Macron has urged the US administration to offer some sort of relief to Iran, such as lifting sanctions on oil sales to China and India, and has raised the possibility of a new credit line to enable exports.
In return, Iran would return to complying with the 2015 deal.
Commenting on the talks about Iran at the G7, German Chancellor Angela Merkel said: "It's a big step forward. Now there is an atmosphere in which talks are welcomed."
Macron and Trump hailed the common ground found by G7 leaders at their summit, which was dominated by the Iranian nuclear crisis, global trade tensions and fires in the Amazon.
"We have managed to find real points of convergence, unprecedented, very positive, that will allow us to go forward in a very useful way," Macron told the press conference.
Trump said Macron had done a "fantastic job" at the G7.
"This was a very special, a very unified two and a half days and I want to thank you," Trump told his host.
Just a few weeks ago, Trump lambasted Macron for sending "mixed signals" on Iran, and at the end of July, the US administration imposed sanctions on Zarif.
Macron acknowledged there had been "nervousness" ahead of the summit because of tensions between the US and Europe on a host of issues.
"A lot depends on the return to the United States of Donald Trump and the way he manages everything," analyst Thomas Gomart from the French foreign affairs think-tank IFRI said.
Trade war worries
Commenting on his escalating trade war with China, Trump held out hope of a deal to thaw the bruising year-long dispute that has seen tariffs imposed on billions of dollars' worth of goods by both sides.
"I can say we are having very meaningful talks, much more meaningful, I would say, than at any time," he had said at a press conference with Merkel.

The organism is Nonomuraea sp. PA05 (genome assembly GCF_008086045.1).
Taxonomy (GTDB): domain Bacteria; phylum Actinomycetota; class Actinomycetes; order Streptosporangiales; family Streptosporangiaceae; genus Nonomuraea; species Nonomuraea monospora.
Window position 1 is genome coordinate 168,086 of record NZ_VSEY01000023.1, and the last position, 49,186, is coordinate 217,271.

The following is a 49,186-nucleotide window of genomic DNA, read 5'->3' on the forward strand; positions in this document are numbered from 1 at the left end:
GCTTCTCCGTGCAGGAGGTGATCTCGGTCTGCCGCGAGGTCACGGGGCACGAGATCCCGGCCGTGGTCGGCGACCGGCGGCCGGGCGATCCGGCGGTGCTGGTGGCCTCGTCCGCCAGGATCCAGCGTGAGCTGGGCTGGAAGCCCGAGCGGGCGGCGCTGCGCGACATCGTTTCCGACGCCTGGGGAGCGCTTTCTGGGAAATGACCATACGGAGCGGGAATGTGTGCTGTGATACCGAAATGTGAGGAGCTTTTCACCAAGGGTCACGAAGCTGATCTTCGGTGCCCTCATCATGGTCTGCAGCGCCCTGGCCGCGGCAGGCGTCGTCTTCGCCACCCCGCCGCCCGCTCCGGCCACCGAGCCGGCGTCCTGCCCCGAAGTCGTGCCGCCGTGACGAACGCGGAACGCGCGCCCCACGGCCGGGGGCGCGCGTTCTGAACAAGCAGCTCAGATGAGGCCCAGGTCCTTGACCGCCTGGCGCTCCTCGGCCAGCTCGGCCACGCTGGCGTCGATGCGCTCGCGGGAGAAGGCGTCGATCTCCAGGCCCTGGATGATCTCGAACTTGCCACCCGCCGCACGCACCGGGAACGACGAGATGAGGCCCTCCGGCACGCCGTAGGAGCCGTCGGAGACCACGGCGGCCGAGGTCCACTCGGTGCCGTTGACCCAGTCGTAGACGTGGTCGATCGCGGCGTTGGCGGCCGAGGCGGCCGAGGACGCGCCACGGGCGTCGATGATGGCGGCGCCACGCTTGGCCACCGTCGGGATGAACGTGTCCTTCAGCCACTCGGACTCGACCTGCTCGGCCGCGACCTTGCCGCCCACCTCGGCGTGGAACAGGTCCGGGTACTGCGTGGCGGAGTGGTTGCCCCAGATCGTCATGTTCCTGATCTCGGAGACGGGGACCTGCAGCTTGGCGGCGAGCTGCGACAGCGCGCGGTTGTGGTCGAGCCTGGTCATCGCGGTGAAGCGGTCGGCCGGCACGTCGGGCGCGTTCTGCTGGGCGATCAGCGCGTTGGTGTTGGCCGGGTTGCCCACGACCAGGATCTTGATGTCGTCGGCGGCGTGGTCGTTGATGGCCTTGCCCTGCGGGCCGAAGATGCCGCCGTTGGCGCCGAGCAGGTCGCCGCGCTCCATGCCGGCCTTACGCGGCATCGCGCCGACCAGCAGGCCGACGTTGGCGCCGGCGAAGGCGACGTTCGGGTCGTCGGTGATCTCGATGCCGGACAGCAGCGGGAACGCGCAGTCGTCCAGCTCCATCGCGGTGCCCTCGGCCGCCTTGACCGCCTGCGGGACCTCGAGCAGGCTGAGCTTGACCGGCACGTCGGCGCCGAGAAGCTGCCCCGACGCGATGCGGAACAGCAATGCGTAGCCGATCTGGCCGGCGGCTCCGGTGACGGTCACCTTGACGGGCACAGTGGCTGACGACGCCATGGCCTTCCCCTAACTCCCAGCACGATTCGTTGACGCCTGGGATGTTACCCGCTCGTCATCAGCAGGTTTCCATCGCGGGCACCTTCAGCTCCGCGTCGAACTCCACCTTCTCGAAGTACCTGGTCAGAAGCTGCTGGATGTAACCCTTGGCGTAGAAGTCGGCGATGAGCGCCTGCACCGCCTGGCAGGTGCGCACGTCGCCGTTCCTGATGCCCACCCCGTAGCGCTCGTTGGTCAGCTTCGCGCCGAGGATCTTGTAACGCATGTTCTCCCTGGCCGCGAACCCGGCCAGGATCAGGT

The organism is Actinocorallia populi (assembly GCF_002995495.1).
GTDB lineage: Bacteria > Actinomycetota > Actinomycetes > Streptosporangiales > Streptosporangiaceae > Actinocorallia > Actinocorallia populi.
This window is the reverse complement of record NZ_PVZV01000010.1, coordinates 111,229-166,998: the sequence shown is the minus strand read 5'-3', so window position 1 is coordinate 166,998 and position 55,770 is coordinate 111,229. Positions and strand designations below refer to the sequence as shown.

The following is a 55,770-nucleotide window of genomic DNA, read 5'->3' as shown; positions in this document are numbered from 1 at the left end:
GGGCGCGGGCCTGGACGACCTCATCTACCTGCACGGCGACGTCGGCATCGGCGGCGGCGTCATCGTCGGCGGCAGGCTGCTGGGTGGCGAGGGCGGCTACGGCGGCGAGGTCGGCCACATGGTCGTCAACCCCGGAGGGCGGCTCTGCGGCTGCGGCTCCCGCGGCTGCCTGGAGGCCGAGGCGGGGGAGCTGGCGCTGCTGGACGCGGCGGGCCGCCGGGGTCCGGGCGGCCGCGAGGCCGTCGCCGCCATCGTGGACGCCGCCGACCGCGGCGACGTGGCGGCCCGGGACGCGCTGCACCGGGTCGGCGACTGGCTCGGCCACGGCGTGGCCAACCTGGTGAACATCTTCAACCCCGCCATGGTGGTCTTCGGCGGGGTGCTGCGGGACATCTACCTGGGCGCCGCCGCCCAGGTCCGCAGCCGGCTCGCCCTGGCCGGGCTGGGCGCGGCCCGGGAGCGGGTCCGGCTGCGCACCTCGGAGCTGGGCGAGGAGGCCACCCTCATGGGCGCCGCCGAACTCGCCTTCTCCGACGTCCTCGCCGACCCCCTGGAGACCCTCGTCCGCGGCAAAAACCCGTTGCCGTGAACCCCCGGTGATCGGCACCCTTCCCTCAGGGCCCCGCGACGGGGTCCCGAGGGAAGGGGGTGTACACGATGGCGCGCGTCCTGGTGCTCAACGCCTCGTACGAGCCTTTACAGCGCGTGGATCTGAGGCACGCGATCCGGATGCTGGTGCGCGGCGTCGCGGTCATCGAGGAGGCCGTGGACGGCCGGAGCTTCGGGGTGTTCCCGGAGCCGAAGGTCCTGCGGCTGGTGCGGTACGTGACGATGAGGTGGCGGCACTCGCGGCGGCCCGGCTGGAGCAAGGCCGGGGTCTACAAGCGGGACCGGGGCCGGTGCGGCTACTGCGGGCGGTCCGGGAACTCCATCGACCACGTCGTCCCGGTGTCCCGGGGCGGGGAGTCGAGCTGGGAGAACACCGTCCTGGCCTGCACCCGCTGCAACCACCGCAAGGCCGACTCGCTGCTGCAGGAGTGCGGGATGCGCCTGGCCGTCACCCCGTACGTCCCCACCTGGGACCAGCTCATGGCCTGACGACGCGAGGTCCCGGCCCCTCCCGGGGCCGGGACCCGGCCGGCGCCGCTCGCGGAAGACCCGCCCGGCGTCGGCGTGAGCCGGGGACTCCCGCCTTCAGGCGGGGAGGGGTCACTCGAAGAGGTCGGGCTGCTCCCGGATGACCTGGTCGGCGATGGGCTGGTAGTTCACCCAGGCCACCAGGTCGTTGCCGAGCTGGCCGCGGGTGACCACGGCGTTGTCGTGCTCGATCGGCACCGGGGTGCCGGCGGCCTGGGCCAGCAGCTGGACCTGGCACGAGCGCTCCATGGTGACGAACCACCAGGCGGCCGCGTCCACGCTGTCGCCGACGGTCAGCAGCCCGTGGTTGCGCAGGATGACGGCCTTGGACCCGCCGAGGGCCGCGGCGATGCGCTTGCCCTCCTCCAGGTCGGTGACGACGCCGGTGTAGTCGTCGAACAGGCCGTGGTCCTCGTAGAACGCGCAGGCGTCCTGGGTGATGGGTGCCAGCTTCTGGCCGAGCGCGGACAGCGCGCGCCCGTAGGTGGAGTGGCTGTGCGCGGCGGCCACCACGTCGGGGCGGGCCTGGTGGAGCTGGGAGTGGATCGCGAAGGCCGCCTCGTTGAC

Trump said senior Chinese officials had been in contact, though there was no confirmation from the Chinese side.
"I'm not sure they have a choice (on making a deal)," he said. "I don't mean that as a threat. I don't think they have a choice."
Trump arrived in the famed surfing town of Biarritz on Saturday shortly after upping the ante in his trade war with a new round of increased tariffs on Chinese goods.
European leaders have lined up to urge caution and warn about the danger of recession from the conflict.
'Preserve our lands'
On the final day of the summit, the G7 agenda also included action to help fight fires destroying swaths of the Amazon.
The members agreed to spend $20 million (18 million euros) on the world's biggest rainforest, mainly to send firefighting aircraft to tackle blazes.
Macron said later they also hoped to raise "at least 30 million" dollars for a reforestation plan, to be discussed at the UN in September.
On Monday evening, he held talks in Biarritz with Brazilian indigenous chief Raoni Metuktire who said he had asked the French leader to "help us preserve our lands".
Trump was less vocal on this issue than his partners.
He also stood out from the rest of the G7 leaders in his budding friendship with Brazilian President Jair Bolsonaro, a former army officer who has given freer rein to industrial farmers and loggers who have made the country an agribusiness power -- at a huge cost to the environment.
Macron had threatened to block an extensive new trade deal between the European Union and Latin America unless Bolsonaro takes serious steps to combat global warming.